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NASA Gulfstream private jets; flying astronauts and research missions

A NASA Gulfstream jet. Tony Landis/NASA/DVIDS NASA operates a fleet of Gulfstream private jets most notably seen when flying astronauts to the Kennedy Space Center in Cape Canaveral, Florida.Shuttling astronauts is just one of the missions that the Gulfstream are tasked with as the jets are also used to perform scientific research across the globe.Gulfstreams…

NASA GulfstreamNASA Gulfstream

A NASA Gulfstream jet.

Tony Landis/NASA/DVIDS


  • NASA operates a fleet of Gulfstream private jets most notably seen when flying astronauts to the Kennedy Space Center in Cape Canaveral, Florida.
  • Shuttling astronauts is just one of the missions that the Gulfstream are tasked with as the jets are also used to perform scientific research across the globe.
  • Gulfstreams also doubled as Space Shuttles during pilot training when the program was still active. 
  • Visit Business Insider’s homepage for more stories.

When they’re not in space, NASA astronauts fly around the world in style.

As the leading US private jet manufacturer, Gulfstream is very popular with the US government. Not only does the US Air Force and nearly every branch of the military have Gulfstreams in their fleet but NASA also sports the luxury business jets, used for a wide array of missions that includes flying astronauts to launch sites.

When NASA astronauts Bob Behnken and Doug Hurley flew from Houston to Cape Canaveral, Florida in preparation for their historic launch on SpaceX’s Demo 2 rocket, they did so on one of NASA’s Gulfstreams. But shuttling VIPs between NASA facilities is only one of the important missions for the private jets.

The space agency uses its fleet of aircraft, including the Gulfstreams, primarily for scientific research under the NASA Airborne Science Program. Missions include surveying polar ice in the Arctic and Antarctica, as well as studying the impact of wildfires on the climate.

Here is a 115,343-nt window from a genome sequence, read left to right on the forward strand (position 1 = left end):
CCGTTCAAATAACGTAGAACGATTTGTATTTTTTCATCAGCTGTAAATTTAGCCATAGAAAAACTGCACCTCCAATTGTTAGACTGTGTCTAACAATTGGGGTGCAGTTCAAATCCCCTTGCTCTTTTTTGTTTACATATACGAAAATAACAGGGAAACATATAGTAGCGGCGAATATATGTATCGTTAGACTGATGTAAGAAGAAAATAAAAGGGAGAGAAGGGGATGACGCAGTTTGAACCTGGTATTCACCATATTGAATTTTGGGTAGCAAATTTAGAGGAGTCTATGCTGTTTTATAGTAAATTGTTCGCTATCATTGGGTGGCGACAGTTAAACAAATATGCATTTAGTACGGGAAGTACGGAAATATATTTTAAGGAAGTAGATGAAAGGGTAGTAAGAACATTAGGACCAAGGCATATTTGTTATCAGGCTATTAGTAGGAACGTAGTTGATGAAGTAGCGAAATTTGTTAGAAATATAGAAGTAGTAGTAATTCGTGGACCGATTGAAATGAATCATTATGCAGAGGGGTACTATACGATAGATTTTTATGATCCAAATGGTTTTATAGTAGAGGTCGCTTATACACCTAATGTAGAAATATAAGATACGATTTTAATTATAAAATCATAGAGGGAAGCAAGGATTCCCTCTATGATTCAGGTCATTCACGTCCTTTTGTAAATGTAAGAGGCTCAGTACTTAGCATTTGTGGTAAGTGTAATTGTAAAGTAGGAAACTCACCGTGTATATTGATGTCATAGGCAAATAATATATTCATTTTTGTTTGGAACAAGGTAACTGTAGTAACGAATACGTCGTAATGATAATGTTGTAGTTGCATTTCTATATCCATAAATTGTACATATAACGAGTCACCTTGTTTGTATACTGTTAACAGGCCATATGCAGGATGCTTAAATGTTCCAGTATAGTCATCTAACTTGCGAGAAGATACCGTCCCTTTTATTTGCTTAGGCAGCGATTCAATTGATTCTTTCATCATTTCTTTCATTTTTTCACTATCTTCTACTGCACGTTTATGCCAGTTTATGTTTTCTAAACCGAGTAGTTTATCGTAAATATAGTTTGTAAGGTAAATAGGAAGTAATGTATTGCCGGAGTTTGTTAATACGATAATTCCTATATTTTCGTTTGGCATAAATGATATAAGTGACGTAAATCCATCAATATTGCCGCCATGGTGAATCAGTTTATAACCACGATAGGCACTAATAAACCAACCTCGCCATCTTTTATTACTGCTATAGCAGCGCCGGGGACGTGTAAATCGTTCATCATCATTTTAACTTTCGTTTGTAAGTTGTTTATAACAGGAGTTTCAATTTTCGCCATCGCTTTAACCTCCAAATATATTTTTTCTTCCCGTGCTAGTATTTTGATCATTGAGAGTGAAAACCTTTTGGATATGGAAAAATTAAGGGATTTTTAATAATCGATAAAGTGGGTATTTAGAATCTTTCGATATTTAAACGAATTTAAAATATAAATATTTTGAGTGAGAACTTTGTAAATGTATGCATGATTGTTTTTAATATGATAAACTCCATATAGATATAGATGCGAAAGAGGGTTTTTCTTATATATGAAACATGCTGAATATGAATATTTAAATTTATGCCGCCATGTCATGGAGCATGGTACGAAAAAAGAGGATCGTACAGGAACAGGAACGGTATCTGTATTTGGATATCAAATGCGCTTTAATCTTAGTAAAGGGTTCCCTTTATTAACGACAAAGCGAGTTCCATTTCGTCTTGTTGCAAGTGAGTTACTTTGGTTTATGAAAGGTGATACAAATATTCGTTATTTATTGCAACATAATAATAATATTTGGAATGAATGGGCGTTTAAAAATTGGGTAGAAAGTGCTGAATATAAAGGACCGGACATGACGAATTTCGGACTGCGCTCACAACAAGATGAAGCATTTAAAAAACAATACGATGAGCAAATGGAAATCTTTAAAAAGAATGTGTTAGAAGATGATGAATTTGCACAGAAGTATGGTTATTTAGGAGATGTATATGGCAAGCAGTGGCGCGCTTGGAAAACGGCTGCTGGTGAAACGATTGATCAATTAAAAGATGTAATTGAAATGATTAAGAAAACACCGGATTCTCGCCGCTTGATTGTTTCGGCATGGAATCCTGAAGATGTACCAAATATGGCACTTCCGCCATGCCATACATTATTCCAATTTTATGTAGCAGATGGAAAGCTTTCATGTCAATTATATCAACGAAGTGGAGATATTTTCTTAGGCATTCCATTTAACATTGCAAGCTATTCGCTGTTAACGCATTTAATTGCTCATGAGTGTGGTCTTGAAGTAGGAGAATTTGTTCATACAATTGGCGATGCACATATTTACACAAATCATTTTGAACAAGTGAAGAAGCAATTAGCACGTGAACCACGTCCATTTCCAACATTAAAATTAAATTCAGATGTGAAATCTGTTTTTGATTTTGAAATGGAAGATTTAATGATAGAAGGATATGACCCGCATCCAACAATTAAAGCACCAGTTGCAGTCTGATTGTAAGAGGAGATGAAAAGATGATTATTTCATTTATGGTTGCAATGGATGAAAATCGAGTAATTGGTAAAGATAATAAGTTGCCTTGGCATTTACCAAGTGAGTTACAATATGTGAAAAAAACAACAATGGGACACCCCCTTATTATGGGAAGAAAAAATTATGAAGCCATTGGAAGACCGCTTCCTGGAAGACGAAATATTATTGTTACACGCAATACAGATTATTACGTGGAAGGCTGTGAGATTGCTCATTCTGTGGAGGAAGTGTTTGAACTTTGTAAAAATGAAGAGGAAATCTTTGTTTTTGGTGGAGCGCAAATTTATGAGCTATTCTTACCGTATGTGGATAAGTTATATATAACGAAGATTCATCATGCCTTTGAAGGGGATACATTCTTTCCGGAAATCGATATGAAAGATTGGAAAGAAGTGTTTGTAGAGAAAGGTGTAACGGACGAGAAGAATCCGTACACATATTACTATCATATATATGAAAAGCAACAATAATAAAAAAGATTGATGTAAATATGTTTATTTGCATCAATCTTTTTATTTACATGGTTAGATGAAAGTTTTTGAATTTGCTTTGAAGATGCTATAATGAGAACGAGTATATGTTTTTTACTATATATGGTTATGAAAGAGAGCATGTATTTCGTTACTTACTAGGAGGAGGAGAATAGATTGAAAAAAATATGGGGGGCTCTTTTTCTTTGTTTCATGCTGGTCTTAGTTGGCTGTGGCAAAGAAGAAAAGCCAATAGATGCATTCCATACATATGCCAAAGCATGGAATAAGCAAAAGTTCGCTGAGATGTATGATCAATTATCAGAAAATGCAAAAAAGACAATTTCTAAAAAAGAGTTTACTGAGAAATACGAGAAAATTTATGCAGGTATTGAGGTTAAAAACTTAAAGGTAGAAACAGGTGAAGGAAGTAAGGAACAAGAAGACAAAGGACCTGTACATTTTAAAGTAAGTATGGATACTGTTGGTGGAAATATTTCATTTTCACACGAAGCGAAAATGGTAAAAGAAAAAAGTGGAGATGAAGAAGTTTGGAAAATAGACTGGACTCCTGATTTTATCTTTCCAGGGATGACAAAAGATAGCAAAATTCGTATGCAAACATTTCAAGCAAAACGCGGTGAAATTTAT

• Gulfstreams also doubled as Space Shuttles during pilot training when the program was still active. 

Take a closer look at the NASA Gulfstream fleet. 

NASA’s Gulfstream fleet consists of the Gulfstream C-20A, Gulfstream III, and Gulfstream V models.

NASA Gulfstream

A NASA Gulfstream aircraft.

Tom Tschida/NASA/DVIDS


Source: NASA

These jets were acquired from the US Air Force so they still sport the classic blue and white livery with a gold cheatline.

NASA Gulfstream

A NASA Gulfstream aircraft.

Lori Losey/NASA/DVIDS


The other jets are NASA-modified civilian jets from Gulfstream that look no different than standard private jets like this Gulfstream III,

NASA Gulfstream

A NASA Gulfstream aircraft.

Tom Tschida/NASA/DVIDS


And a Gulfstream V similar to this one.

gulfstream v

A Gulfstream V private jet aircraft.

AP Photo/Lennox McLendon


The jets are most well-known for shuttling astronauts. After all, they do fly for the National Aeronautics and Space Administration.

NASA Gulfstream

A NASA Gulfstream aircraft.

Matt Stroshane/Getty


Here’s the crew for the last Space Shuttle mission arriving at the Kennedy Space Center in 2011.

NASA Gulfstream

A NASA Gulfstream aircraft.

Joe Raedle/Getty


NASA then acquired the Gulfstream III aircraft to fly astronauts from Kazakstan back to the US after stints on the International Space Station, a mission later taken over by the long-range Gulfstream V.

NASA Gulfstream

A NASA Gulfstream aircraft.

Matt Stroshane/Getty


Source: NASA

Better to fly 7,000 miles in a Gulfstream than a commercial airliner with a connection.

NASA Gulfstream

A NASA Gulfstream aircraft.

Matt Stroshane/Getty


Nine years following the last Space Shuttle launch, when the US next launched astronauts into space, the Gulfstream made a return appearance after flying Bob Behnken and Doug Hurley from Houston to Cape Canaveral.

NASA Gulfstream

A NASA Gulfstream aircraft.